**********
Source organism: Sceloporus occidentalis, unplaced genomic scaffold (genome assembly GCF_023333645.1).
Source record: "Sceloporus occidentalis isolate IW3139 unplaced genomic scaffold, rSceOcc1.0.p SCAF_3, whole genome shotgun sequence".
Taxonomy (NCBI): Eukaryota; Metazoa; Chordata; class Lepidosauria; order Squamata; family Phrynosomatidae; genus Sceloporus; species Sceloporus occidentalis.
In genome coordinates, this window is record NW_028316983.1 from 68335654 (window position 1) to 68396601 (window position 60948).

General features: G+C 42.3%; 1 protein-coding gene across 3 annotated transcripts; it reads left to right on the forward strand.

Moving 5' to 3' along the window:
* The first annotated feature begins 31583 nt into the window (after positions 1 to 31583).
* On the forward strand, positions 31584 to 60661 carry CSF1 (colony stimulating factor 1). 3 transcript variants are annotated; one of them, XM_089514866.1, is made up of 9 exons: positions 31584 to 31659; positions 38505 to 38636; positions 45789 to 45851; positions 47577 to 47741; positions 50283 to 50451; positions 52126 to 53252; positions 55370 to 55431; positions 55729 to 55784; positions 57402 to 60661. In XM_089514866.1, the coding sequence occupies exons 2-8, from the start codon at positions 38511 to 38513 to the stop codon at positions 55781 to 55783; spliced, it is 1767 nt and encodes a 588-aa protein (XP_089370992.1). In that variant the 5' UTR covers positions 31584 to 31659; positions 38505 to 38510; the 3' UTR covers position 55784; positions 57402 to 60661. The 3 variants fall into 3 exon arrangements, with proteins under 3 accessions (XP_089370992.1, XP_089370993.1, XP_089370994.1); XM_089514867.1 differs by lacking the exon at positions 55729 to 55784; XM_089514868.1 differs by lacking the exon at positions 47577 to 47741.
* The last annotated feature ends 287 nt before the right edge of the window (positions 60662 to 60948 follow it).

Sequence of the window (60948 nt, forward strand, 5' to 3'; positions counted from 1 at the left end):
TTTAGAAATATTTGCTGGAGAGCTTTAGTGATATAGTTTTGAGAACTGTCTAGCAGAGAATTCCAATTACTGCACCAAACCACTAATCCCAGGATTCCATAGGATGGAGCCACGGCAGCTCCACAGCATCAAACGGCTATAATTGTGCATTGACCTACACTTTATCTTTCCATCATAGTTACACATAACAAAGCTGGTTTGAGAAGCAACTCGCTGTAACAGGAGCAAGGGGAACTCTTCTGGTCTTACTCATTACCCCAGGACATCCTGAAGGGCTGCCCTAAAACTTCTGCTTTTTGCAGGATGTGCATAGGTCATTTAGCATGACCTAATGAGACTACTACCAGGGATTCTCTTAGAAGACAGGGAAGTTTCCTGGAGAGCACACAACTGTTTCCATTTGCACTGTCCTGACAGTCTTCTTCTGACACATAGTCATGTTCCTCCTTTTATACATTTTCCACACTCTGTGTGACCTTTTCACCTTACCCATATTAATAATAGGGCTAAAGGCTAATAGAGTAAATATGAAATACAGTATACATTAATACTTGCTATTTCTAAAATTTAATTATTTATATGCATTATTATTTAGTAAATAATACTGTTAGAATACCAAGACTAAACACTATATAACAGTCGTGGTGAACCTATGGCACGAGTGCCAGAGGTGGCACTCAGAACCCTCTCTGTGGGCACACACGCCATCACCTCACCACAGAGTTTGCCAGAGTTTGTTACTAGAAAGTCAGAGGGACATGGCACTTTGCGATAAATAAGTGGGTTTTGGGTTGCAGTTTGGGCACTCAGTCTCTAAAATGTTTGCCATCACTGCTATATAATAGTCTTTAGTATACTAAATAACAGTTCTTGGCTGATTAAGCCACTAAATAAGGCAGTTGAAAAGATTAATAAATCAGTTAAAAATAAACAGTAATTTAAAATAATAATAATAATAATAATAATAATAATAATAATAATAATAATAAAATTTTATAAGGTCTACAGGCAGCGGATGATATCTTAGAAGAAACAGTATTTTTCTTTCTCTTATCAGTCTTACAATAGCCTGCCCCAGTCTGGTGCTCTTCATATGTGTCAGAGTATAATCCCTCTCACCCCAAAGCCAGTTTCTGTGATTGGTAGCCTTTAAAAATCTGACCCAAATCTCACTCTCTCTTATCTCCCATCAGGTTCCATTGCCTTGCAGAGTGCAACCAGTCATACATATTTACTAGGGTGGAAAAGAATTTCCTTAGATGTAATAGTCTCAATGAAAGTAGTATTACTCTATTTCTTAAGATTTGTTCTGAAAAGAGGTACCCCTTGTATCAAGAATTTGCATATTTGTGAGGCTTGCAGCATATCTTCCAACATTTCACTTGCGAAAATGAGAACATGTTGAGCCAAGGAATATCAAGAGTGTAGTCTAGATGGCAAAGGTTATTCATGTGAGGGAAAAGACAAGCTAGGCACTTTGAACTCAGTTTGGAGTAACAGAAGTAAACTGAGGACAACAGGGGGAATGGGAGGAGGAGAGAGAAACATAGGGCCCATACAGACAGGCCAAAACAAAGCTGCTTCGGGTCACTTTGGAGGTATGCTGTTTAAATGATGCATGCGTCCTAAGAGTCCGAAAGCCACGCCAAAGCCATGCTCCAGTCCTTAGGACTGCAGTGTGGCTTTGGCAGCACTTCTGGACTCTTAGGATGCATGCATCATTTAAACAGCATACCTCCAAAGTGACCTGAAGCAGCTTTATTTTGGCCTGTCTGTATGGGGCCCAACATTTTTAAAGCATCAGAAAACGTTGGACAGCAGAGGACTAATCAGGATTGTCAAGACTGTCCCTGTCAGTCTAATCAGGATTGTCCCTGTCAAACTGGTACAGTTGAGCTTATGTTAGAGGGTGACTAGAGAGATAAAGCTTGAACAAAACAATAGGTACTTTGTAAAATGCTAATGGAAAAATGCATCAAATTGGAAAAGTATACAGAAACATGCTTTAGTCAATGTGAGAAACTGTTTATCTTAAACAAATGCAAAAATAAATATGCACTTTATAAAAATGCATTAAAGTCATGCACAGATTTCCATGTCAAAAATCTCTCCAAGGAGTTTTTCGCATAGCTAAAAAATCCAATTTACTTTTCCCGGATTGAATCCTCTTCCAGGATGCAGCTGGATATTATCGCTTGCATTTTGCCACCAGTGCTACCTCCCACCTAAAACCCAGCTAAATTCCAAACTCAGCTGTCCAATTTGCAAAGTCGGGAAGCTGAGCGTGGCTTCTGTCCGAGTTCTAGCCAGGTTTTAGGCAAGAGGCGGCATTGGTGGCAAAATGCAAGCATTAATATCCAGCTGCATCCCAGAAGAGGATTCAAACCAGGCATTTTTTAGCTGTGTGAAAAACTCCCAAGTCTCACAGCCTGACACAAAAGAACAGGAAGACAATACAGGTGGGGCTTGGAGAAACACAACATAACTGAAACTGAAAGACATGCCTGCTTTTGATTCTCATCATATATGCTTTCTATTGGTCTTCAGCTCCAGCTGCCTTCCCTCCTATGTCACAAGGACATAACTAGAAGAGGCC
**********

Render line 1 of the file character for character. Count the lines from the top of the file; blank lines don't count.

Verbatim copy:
Source organism: Sceloporus occidentalis, unplaced genomic scaffold (genome assembly GCF_023333645.1).